Bong Jung Kim has a very deliberate and consistent way of working. His intention, which is navigated through bold combinations and contentious juxtapositions of symbols, mixes metaphors as he vies for a deeper cord in our psyches. He is primal with respect to color and technique, yet he tells his tale with references to the darker side of the collective contemporary social condition and our quick to throw away and ever-upgrading technology.
To help unravel Bong Jung Kim’s iconography I posed a few questions that I hope will get to the heart of his content.
DDL: Let’s begin with some of your earliest works, images of your studio and your various subjects and self-portraits executed in the 1980s. These, in many ways, are the most conventional with respect to media, technique, and representation. Yet, despite those rather familiar elements, you still managed to represent the figure as more than just a physical being. The Self Portrait series, the ones that have you looking directly up at the viewer, has the same emotional impact I see in your more iconic later works. Can you tell me about the state of mind you are intending to project to your audience in those distinctive self-portraits?
BJK: My pictures show the status of my inner mind that has been oppressed not to show sexual desires that may result in unpleasant interpersonal relationships socially. Pretending to be upright and have integrity -- they live inside my inner desires and reflect in opposite ways. Those two opposite inner desires echo my appearance through masks often represented as the theme.
My environment (home, community, workplace, church,) are hidden in my soul to hide a stronger desire, the layers accumulate in my inner sense...a state of fear holds me; over that I may not be able to control and keeps me captive.
DDL: I see. It is your Mask series that are a more true representation of your persona or self-image. We all have our public and private sides but for you, there seems to be more of a struggle to represent the conflicted nature of the two -- to confess if you will -- a deeply tumultuous relationship. I can also see these masks as reflecting society in general, especially as public figures, as we all are a balancing reality and perception in this internet-dominated age. Is that where the use technology, as symbolized by computer components, comes into play?
BJK: Will my soul be free by removing electronic products from my life?
Even though I spend quite a bit of time with electronics/computer, I cannot say it makes my life more enriched. There is danger of losing much more as my mind becomes isolated and I lose touch with outside world. Our lives become separate. Our families, friends and neighbors all have been cut off by the barriers we build with our so-called convenient electronic devices, especially the walls we build around our hearts. We can laugh or smile at things we see online, but it is impossible to bring true joy through an electronic device. Every year, and with each ensuing series of work I create, you will see and feel more and more of this isolation.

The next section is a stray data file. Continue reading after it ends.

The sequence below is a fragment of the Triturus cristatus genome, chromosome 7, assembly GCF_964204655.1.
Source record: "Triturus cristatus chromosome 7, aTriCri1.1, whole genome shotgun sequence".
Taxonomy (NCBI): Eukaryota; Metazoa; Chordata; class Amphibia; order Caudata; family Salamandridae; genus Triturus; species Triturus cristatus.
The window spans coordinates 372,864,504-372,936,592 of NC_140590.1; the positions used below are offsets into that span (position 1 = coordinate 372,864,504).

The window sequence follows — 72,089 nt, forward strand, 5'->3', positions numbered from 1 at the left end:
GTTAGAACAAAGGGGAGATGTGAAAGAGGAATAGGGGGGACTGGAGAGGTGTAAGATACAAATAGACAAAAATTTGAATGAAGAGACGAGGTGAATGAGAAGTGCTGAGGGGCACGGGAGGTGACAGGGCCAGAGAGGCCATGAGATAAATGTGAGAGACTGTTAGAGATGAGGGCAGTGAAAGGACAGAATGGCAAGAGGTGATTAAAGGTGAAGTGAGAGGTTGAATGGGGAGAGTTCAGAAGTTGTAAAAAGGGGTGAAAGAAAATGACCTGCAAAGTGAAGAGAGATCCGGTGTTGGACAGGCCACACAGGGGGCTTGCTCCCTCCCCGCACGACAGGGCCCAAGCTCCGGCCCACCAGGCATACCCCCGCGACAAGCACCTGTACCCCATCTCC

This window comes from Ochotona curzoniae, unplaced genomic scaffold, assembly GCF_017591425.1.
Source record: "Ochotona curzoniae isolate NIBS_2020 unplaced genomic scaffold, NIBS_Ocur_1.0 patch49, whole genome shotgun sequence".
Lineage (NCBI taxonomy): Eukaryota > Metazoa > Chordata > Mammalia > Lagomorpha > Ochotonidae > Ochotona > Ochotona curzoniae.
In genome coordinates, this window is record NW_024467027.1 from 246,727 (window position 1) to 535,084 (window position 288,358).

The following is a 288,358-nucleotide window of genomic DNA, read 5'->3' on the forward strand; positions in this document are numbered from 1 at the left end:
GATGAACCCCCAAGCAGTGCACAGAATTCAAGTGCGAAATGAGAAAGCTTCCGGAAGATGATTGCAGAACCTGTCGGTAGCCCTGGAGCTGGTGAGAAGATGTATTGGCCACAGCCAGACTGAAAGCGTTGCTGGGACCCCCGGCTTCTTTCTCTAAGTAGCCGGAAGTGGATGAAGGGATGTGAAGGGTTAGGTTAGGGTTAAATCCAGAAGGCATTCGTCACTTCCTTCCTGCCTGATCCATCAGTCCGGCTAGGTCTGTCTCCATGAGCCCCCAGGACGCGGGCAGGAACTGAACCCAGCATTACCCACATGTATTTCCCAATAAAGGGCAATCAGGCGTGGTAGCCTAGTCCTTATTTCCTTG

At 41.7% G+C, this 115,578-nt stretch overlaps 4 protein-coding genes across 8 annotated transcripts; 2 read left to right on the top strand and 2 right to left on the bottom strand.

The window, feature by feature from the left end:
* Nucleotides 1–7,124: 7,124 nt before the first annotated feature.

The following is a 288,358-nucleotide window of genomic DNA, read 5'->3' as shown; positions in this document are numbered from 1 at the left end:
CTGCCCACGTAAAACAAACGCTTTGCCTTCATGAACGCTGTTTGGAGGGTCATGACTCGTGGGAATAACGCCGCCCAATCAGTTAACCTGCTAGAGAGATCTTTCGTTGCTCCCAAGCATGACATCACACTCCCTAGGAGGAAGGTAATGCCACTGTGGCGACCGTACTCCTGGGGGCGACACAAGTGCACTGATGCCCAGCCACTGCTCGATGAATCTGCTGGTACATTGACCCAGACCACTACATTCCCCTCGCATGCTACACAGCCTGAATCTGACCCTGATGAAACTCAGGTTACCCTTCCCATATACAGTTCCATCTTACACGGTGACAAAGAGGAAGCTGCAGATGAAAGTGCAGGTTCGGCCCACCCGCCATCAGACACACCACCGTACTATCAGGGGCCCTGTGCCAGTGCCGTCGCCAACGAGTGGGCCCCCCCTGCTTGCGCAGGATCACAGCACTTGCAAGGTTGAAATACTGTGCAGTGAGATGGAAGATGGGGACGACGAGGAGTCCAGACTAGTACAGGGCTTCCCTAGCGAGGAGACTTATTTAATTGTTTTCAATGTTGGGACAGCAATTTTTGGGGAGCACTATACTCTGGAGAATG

So, what can move my heart? To resolve this, I continue to dissect electronic products, disassembling them, pulling them apart and spreading the complicated parts out on my studio table, then finally revealing them on canvas to show their true self.
Currently, the symbol of the poppy flower covers my canvases. As I watch this process unfold, I was actually thinking about the look of these modern-day monsters as the ultimate symbol of addiction.
DDL: If the poppy flower represents addiction and isolation, what does the placement of the disassembled technology parts over a woman’s genitalia represent? I suspect that is a reference to addiction as well, especially if you look at your mixed media titles.
BJK: Since childhood, my curiosity for women has grown. I can remember 26 years ago, when the Exhibition Review Committee in my college prohibited me from showing work that focused on women due to the overt sexual content. I found this very frustrating.
Today, it is much easier to find images of women, or to be in contact with women on the Internet. In the midst of all these many pictures of women, you can see the image of the genitalia. By dismantling the computer parts, parts which I add to a women's genitals, I can enhance their representation as an addiction. If I place the computer parts over the eyeholes of the self-portrait masks, I can present that view or portal of the addiction. This shows what my eyes are longing for.
Hence, the use of the complex components of the computer shows the state of my mind. It shows my addiction to the Internet, which in turn, symbolizes the complicated state of my mind – which is a representation of the state of my consciousness and my longing for female genitalia.
This is why the female genitals can be combined with the symbol of the poppy flower -- essentially, it's all about the addiction. - D. Dominick Lombardi
Mr. Lombardi is an artist with representation at the Kim Foster Gallery in New York, a writer with The Huffington Post, ARTslant, and d'ART, and an independent curator.